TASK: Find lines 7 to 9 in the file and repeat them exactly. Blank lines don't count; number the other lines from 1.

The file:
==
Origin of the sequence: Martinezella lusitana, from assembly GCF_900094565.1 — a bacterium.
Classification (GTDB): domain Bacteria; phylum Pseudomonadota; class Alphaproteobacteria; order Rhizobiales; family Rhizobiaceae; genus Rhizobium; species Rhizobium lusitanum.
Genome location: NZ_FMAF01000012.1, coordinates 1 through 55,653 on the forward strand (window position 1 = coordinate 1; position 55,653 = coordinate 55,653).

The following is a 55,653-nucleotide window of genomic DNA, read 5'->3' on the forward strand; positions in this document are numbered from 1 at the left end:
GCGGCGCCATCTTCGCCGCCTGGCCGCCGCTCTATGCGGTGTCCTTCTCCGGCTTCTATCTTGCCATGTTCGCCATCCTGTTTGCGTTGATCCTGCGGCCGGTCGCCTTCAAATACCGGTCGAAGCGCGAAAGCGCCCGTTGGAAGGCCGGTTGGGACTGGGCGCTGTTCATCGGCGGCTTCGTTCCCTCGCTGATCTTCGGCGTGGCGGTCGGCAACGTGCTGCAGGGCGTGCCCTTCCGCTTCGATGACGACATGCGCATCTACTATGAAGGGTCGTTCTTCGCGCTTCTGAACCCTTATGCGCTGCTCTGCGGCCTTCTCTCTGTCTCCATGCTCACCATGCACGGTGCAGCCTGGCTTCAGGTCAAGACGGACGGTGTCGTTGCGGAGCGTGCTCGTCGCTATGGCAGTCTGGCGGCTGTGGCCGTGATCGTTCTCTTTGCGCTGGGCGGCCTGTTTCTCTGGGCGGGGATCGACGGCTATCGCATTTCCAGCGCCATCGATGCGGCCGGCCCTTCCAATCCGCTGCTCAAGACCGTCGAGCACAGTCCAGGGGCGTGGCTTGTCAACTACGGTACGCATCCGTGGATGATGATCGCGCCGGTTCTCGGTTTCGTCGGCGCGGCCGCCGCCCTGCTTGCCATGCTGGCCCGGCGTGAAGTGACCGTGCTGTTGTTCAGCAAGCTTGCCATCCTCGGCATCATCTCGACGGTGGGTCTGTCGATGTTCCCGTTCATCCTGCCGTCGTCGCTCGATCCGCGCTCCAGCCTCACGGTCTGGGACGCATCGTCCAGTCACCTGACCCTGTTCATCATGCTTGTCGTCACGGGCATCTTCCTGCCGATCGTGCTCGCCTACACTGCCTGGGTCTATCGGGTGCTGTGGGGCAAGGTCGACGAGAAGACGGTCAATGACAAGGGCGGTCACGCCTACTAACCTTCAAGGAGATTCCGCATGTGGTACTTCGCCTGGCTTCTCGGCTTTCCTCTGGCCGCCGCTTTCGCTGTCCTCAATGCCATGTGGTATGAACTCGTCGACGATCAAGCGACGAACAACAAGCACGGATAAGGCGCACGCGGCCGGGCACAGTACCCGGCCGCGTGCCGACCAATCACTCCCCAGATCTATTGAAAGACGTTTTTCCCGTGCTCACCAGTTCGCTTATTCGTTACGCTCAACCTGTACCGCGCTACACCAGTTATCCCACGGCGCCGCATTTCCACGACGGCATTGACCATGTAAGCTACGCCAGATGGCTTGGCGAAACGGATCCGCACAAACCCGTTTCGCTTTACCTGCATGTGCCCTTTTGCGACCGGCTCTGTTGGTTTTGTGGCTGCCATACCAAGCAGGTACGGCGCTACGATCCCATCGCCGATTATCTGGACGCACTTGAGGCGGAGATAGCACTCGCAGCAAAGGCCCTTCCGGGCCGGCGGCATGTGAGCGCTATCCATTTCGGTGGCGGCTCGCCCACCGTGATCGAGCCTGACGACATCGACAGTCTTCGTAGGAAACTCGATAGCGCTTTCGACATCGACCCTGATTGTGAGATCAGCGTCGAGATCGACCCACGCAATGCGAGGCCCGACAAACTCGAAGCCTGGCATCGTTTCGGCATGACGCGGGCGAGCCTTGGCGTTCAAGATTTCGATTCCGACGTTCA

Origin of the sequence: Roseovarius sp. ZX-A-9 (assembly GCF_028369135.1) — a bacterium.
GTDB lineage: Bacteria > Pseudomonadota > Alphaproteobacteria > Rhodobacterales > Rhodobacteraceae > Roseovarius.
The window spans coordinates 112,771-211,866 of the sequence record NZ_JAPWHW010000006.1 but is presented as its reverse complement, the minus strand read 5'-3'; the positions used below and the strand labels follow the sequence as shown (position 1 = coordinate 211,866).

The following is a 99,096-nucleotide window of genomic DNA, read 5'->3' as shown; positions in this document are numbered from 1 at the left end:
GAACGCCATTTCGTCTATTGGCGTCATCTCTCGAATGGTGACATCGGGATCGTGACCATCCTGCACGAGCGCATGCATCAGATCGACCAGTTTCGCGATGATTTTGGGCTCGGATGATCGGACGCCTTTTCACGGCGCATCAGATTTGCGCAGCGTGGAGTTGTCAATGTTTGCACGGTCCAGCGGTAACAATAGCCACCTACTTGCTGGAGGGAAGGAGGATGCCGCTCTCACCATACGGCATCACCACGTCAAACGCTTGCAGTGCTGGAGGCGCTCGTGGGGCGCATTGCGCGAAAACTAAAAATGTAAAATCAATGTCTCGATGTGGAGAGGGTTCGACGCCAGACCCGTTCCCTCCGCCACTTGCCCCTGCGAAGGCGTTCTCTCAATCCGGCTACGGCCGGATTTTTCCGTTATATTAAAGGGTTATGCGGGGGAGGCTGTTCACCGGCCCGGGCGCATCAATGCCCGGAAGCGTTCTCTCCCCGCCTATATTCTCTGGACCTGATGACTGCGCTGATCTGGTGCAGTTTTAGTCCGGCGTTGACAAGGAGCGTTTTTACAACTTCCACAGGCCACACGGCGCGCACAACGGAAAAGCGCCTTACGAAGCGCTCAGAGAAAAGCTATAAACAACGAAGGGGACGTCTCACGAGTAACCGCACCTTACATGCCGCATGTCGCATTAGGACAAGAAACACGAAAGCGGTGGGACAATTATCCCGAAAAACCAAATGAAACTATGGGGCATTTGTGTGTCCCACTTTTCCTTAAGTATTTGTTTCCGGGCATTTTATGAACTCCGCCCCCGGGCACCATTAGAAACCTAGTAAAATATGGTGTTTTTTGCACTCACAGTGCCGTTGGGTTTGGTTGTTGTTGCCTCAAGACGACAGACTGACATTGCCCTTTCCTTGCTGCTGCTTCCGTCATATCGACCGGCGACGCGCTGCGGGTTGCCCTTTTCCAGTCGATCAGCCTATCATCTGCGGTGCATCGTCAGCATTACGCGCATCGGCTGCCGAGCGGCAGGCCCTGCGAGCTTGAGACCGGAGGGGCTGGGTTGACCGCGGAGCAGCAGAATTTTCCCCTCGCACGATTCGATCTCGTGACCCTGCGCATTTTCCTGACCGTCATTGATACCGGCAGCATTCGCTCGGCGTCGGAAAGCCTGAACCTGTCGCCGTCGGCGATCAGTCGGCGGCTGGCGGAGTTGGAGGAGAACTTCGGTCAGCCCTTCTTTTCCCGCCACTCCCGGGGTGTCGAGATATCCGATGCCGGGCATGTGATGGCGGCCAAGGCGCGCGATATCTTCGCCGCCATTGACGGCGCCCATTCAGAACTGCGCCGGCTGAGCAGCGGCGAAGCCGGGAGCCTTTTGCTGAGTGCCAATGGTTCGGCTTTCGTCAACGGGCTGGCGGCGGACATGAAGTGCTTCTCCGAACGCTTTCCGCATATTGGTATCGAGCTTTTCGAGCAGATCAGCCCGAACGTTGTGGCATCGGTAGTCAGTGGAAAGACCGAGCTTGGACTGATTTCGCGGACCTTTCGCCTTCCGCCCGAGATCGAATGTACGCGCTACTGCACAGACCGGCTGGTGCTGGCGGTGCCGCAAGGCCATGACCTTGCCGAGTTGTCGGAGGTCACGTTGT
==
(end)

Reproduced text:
GTDB lineage: Bacteria > Pseudomonadota > Alphaproteobacteria > Rhodobacterales > Rhodobacteraceae > Roseovarius.
The window spans coordinates 112,771-211,866 of the sequence record NZ_JAPWHW010000006.1 but is presented as its reverse complement, the minus strand read 5'-3'; the positions used below and the strand labels follow the sequence as shown (position 1 = coordinate 211,866).

The following is a 99,096-nucleotide window of genomic DNA, read 5'->3' as shown; positions in this document are numbered from 1 at the left end: